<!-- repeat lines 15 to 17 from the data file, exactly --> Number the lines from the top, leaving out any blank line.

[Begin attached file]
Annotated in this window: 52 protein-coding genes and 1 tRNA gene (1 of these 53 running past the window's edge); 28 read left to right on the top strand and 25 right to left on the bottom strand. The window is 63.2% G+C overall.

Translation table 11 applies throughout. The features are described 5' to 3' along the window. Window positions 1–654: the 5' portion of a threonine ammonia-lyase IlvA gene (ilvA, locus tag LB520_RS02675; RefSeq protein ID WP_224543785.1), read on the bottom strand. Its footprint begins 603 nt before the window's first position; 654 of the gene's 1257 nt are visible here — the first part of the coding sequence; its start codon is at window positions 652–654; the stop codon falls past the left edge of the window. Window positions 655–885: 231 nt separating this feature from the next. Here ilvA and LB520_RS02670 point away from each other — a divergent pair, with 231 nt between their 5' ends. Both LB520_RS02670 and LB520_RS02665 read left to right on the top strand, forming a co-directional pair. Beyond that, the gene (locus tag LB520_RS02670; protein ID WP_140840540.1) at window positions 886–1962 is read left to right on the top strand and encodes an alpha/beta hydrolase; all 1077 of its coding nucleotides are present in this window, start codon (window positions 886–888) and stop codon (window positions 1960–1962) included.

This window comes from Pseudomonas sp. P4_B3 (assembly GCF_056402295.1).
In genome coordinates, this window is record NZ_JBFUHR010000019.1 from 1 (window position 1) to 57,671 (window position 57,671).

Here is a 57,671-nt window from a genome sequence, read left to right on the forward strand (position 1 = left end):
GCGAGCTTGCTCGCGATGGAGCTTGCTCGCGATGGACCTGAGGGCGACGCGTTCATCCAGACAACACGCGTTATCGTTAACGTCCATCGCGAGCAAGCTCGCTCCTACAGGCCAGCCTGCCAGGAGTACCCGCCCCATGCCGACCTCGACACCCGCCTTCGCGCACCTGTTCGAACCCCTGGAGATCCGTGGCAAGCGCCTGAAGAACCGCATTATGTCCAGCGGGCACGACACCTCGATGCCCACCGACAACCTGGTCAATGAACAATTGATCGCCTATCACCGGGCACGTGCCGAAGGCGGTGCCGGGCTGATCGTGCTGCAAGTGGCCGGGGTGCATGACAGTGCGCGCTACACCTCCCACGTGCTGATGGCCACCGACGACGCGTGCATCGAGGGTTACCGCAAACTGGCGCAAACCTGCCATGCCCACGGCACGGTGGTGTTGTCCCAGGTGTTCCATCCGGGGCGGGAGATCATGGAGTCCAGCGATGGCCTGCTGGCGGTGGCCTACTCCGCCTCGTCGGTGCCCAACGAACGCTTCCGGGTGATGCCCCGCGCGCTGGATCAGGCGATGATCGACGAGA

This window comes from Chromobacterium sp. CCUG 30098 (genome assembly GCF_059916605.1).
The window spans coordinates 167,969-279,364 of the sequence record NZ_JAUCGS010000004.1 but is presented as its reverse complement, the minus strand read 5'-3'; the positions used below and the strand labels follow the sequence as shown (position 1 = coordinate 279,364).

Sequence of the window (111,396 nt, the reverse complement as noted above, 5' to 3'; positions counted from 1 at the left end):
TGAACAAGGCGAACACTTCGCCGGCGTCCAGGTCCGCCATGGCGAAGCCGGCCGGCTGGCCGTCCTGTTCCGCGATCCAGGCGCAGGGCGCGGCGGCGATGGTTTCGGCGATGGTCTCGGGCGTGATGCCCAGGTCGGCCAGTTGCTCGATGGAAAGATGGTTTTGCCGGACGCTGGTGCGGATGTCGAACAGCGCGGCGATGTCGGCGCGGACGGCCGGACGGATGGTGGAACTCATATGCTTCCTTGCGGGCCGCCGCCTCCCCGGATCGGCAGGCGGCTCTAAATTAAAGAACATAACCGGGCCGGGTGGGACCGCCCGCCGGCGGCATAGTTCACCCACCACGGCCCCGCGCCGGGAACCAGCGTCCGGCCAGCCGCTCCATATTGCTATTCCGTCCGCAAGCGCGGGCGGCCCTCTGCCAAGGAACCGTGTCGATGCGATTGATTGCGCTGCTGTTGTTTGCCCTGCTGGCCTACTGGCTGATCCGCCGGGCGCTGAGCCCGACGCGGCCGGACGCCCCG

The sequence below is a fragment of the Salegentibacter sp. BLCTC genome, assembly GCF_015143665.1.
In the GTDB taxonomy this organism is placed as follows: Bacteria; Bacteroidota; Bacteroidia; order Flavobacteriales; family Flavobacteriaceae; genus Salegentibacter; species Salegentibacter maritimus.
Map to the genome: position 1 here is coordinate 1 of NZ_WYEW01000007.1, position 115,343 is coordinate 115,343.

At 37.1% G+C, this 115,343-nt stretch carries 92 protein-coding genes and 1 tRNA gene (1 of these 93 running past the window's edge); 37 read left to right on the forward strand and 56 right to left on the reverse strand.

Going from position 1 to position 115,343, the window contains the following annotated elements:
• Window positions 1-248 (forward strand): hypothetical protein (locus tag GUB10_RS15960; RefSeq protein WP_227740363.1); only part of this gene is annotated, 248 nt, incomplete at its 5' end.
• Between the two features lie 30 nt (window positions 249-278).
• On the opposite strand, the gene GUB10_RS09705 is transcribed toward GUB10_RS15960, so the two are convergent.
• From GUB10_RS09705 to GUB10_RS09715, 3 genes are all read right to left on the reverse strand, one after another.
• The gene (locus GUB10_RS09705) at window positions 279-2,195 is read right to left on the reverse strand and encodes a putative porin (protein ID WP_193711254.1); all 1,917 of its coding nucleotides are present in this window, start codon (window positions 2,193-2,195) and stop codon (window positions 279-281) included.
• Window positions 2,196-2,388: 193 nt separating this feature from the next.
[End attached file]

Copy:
Going from position 1 to position 115,343, the window contains the following annotated elements:
• Window positions 1-248 (forward strand): hypothetical protein (locus tag GUB10_RS15960; RefSeq protein WP_227740363.1); only part of this gene is annotated, 248 nt, incomplete at its 5' end.
• Between the two features lie 30 nt (window positions 249-278).